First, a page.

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Military Veterans Who Received Psychedelic Ibogaine Treatment Saw ‘Dramatic’ And ‘Life-Changing’ Improvements In PTSD And Depression, Stanford Study Finds



Military combat veterans with traumatic brain injuries (TBI) saw “dramatic” and “life-changing” improvements in their symptoms and cognitive functioning immediately after receiving treatment with the psychedelic ibogaine, new research shows.

Stanford University researchers behind the study, which was published in the journal Nature Medicine last week, followed 30 veterans who were functionally disabled from symptoms of TBI such as post-traumatic stress, depression and anxiety and who had a history of repeated blast or combat exposures.

The team, which collaboration with the foundation VETS, Inc., assessed the veterans before and after they visited a clinic in Mexico to receive ibogaine treatment, and they identified profound changes in the participants’ mental health, with minimal side effects.

Prior to the treatment, the veterans each met the criteria for clinically significant levels of disability. Twenty-three had diagnosable PTSD, 14 had anxiety disorder, 15 had alcohol use disorder and 19 had been suicidal at some point in their lifetimes.

After receiving ibogaine, in addition to magnesium to protect against potential heart-related complications, there was an immediate “remarkable reduction” in symptoms, “with large effect sizes” that sustained over time.

Ibogaine “resulted in significant improvements in functioning both immediately and 1 month after treatment and in PTSD, depression and anxiety at 1 month after treatment. There were no unexpected or serious adverse events.”

After a month, the veterans’ average disability rating plummeted from 30.2 to 5.1, no longer qualifying as being disabled. They also saw an average reduction of 88 percent in symptoms of PTSD, 87 percent in depression and 81 percent in anxiety. Further, cognitive assessments shows improvements in “concentration, information processing, memory and impulsivity.”

“No other drug has ever been able to alleviate the functional and neuropsychiatric symptoms of traumatic brain injury,” Nolan Williams, an associate professor of psychiatry and behavioral sciences at Stanford, said in a press release. “The results are dramatic, and we intend to study this compound further.”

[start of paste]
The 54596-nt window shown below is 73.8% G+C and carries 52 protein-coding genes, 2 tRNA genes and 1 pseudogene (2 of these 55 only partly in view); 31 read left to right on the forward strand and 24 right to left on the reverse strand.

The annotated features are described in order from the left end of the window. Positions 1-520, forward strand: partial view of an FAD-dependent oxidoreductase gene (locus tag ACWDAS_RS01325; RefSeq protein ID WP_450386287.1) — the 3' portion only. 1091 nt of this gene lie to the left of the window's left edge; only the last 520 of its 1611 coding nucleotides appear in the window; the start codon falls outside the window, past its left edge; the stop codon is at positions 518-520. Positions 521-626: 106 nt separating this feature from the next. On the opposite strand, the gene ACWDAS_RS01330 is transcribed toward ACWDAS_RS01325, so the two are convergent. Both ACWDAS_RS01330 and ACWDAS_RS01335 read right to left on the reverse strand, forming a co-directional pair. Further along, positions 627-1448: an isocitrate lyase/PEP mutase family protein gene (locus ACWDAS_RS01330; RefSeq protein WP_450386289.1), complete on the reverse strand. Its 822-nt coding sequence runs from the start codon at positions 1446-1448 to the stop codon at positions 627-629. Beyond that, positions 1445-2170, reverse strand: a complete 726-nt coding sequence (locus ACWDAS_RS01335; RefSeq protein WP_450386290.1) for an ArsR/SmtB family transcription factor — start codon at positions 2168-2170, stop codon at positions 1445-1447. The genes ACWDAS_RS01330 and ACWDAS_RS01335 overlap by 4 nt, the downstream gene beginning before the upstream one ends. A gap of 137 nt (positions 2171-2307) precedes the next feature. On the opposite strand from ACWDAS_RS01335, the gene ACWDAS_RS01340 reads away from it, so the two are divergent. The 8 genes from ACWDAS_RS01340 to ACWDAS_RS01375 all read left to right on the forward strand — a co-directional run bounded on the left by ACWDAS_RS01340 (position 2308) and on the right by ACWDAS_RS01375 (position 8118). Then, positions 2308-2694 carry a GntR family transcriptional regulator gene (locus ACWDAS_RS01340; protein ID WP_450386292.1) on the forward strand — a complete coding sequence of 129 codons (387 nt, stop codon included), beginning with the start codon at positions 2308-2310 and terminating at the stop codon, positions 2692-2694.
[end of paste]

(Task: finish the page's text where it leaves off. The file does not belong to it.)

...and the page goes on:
The reason that the veterans had to visit Mexico is because ibogaine is classified as a Schedule I controlled substance in the U.S., though interest in exploring the psychedelic’s therapeutic potential has greatly expanded in recent years.

Ibogaine “could be a powerful therapeutic for the transdiagnostic psychiatric symptoms that can emerge after TBI and repeated exposure to blasts and combat, including suicidality.”

“These men were incredibly intelligent, high-performing individuals who experienced life-altering functional disability from TBI during their time in combat,” Williams said. “They were all willing to try most anything that they thought might help them get their lives back.”

The Stanford team is planning to build on the initial findings, including possibly incorporating brain scans to better understand how the psychedelic affects cognition.

“In addition to treating TBI, I think this may emerge as a broader neuro-rehab drug,” Williams said. “I think it targets a whole host of different brain areas and can help us better understand how to treat other forms of PTSD, anxiety and depression that aren’t necessarily linked to TBI.”

“This is possibly the first study to report evidence for a single treatment with a drug that can improve chronic disability related to repeated TBI from combat/blast exposures.”

In response to the increased demand for research, the Drug Enforcement Administration (DEA) has proposed a dramatic escalation in the production quota for ibogaine and other psychedelic compounds in 2024.

In another major milestone, the U.S. Department of Veterans Affairs (VA) recently issued a request for applications to conduct in-depth research on the use of the psychedelics psilocybin and MDMA to treat PTSD and depression.

A recent survey of veterans and active military respondents showed that two thirds (64 percent) supported allowing VA doctors to legally recommend psychedelics.

In November of last year, lawmakers in a U.S. House subcommittee met for a first-ever congressional hearing on psychedelics, with the panel focusing on how substances like psilocybin and MDMA can aid therapy for military veterans’ facing mental health challenges.

Meanwhile, a psychedelics-focused drug development company has formally asked the Food and Drug Administration (FDA) to review an application to approve MDMA as a prescription medication for the treatment of PTSD after identifying compelling results from a Phase 3 clinical trial.

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Photo courtesy of Flickr/Scamperdale.

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